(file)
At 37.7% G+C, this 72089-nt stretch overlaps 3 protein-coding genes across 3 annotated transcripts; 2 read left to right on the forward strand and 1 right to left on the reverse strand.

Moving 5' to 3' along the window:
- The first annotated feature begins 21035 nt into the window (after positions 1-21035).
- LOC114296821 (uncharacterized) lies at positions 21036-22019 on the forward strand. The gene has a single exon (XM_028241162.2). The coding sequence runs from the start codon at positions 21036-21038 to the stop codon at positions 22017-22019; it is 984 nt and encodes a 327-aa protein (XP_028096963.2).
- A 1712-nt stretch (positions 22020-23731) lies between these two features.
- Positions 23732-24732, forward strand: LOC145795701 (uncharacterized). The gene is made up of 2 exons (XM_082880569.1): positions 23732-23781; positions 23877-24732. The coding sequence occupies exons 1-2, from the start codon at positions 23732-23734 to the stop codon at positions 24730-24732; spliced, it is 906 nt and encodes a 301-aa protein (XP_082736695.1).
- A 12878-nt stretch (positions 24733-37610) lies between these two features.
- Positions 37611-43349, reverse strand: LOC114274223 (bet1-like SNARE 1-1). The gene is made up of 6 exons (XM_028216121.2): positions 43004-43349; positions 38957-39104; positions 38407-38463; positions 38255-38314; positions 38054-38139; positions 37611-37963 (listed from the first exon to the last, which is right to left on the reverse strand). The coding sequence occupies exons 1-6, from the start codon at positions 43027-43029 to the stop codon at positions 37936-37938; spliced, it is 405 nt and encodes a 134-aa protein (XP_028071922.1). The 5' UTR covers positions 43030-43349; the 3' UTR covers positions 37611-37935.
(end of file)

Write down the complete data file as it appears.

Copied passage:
At 37.7% G+C, this 72089-nt stretch overlaps 3 protein-coding genes across 3 annotated transcripts; 2 read left to right on the forward strand and 1 right to left on the reverse strand.

Moving 5' to 3' along the window:
- The first annotated feature begins 21035 nt into the window (after positions 1-21035).
- LOC114296821 (uncharacterized) lies at positions 21036-22019 on the forward strand. The gene has a single exon (XM_028241162.2). The coding sequence runs from the start codon at positions 21036-21038 to the stop codon at positions 22017-22019; it is 984 nt and encodes a 327-aa protein (XP_028096963.2).
- A 1712-nt stretch (positions 22020-23731) lies between these two features.
- Positions 23732-24732, forward strand: LOC145795701 (uncharacterized). The gene is made up of 2 exons (XM_082880569.1): positions 23732-23781; positions 23877-24732. The coding sequence occupies exons 1-2, from the start codon at positions 23732-23734 to the stop codon at positions 24730-24732; spliced, it is 906 nt and encodes a 301-aa protein (XP_082736695.1).
- A 12878-nt stretch (positions 24733-37610) lies between these two features.
- Positions 37611-43349, reverse strand: LOC114274223 (bet1-like SNARE 1-1). The gene is made up of 6 exons (XM_028216121.2): positions 43004-43349; positions 38957-39104; positions 38407-38463; positions 38255-38314; positions 38054-38139; positions 37611-37963 (listed from the first exon to the last, which is right to left on the reverse strand). The coding sequence occupies exons 1-6, from the start codon at positions 43027-43029 to the stop codon at positions 37936-37938; spliced, it is 405 nt and encodes a 134-aa protein (XP_028071922.1). The 5' UTR covers positions 43030-43349; the 3' UTR covers positions 37611-37935.